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Yuma's VMA-311 wins fourth consecutive aviation safety award

19 Apr 2010 | Cpl. Austin Hazard

Yuma’s Marine Attack Squadron 311 recently received its fourth consecutive safety award, earned for its performance throughout 2009.

The Chief of Naval Operations Aviation Safety Award recognizes “operational excellence and an exemplary commitment to aviation safety,” according to All Marine Message 12/10, released April 6, 2010.

“This award is recognition that being a safe squadron is necessary to be an operationally ready squadron,” said Capt. Anthony Hatala, squadron safety officer and pilot. “When we lose people and aircraft to accidents, we lose some of our ability to provide air support for the Marine Corps.

Using a proactive safety program, the squadron had no major accidents throughout the year and contributed to the safety of the AV-8B Harrier community by filing prompt hazard reports and safety investigation reports, said Hatala.

“Marine Corps aviation has established and maintained an unprecedented safety record during the last few years of high operational tempo training and combat operations throughout the world,” said Commandant of the Marine Corps Gen. James T. Conway in the message. “This incredible achievement has been enabled by the professionalism of our pilots, naval flight officers, aircrew, maintenance Marines and support personnel.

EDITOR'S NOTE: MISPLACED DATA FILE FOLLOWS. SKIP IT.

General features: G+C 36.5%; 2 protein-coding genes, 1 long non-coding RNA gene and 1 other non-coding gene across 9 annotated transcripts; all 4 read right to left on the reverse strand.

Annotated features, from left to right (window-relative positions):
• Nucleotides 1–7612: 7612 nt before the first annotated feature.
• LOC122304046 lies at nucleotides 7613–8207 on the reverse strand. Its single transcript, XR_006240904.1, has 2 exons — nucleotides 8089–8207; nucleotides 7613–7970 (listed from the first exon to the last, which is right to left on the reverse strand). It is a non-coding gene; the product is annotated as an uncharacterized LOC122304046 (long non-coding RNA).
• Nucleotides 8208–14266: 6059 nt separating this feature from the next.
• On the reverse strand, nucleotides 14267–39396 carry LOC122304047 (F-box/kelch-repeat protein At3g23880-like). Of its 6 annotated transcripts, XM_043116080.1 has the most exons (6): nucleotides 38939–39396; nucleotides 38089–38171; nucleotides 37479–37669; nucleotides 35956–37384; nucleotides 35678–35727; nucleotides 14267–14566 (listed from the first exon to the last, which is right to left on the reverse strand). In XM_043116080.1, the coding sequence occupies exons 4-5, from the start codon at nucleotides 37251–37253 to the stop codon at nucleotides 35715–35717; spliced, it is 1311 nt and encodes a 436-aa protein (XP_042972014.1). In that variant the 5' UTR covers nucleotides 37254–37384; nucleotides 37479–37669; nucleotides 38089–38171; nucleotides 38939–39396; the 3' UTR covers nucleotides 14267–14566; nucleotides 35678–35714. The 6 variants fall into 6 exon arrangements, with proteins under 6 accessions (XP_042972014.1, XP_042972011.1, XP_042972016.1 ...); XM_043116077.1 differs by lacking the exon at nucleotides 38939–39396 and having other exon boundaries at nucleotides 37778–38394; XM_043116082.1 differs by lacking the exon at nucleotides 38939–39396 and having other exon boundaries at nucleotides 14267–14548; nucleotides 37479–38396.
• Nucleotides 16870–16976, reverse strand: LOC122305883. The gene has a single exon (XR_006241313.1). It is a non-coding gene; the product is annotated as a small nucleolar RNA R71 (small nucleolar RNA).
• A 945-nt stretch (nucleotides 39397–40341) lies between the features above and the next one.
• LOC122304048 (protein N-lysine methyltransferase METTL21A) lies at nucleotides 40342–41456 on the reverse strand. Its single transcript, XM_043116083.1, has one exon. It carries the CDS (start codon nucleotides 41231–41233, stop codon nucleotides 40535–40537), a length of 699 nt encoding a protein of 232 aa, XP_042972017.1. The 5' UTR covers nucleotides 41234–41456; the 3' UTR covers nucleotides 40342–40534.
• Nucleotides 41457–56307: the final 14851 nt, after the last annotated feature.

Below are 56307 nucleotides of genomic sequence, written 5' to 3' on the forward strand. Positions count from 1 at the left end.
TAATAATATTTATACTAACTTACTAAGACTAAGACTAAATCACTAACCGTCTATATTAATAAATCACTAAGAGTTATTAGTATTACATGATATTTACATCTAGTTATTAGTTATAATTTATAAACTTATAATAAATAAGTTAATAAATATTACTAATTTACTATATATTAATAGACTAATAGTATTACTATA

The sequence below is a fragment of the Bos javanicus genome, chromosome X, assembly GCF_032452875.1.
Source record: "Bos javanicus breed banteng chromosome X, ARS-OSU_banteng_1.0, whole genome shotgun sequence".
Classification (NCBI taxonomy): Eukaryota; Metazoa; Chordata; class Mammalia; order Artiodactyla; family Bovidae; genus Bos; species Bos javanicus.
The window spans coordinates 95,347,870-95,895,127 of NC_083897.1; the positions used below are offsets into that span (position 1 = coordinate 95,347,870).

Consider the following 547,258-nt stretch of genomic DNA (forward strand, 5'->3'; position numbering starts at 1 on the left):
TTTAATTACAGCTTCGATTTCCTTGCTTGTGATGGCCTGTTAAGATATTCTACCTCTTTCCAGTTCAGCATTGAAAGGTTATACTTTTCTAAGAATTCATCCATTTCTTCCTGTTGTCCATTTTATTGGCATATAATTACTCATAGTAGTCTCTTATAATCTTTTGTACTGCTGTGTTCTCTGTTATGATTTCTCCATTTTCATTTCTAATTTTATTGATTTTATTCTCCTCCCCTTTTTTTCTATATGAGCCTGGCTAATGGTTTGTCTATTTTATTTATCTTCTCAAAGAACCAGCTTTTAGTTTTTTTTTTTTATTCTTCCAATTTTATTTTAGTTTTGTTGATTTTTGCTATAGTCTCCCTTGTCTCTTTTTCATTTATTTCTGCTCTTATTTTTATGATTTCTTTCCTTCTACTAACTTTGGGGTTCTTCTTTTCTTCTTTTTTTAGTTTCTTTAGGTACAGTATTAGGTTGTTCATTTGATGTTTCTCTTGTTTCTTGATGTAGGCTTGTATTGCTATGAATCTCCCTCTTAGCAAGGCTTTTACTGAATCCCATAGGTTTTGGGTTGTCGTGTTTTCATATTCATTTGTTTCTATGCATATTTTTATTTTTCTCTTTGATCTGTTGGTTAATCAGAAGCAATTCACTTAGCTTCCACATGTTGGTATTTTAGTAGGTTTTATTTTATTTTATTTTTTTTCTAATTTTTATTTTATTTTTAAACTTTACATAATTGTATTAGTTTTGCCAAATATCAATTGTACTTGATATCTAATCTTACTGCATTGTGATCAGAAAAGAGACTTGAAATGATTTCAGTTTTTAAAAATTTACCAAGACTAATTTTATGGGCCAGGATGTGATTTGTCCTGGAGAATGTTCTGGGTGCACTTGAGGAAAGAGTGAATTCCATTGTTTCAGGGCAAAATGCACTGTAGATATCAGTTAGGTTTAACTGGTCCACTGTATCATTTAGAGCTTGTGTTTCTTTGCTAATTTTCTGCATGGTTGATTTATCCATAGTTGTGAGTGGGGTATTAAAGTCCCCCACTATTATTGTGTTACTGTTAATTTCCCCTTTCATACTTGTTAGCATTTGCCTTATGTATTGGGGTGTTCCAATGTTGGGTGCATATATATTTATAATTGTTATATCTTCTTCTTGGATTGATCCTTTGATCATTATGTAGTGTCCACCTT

Holding safety awards spanning back each of the last four years, it goes without saying that VMA-311 played its part in establishing and maintaining this safety record that the commandant speaks of.

“The guidelines and policies that have resulted in such a successful safety record were created at higher levels, but it is up to the individual commands and individual Marines to ensure they’re being carried out,” said Hatala. “There is still room for improvement, but overall, we’ve made a significant difference.”

The squadron was one of only two Harrier squadron’s in the Corps to earn the award, the other being VMA-542, based in Cherry Point, N.C.

“The Harrier community has done very well in the last year,” said Hatala. “These two squadrons stood out the most for their safety programs.”

A total of 28 Marine squadrons received the award for their 2009 safety records.

“As a pilot, it gives me confidence for my safety; as the aviation safety officer, it means I have a good squadron to work for and a good reputation to uphold; and as a member of the squadron, I’m proud of our achievement,” said Hatala.

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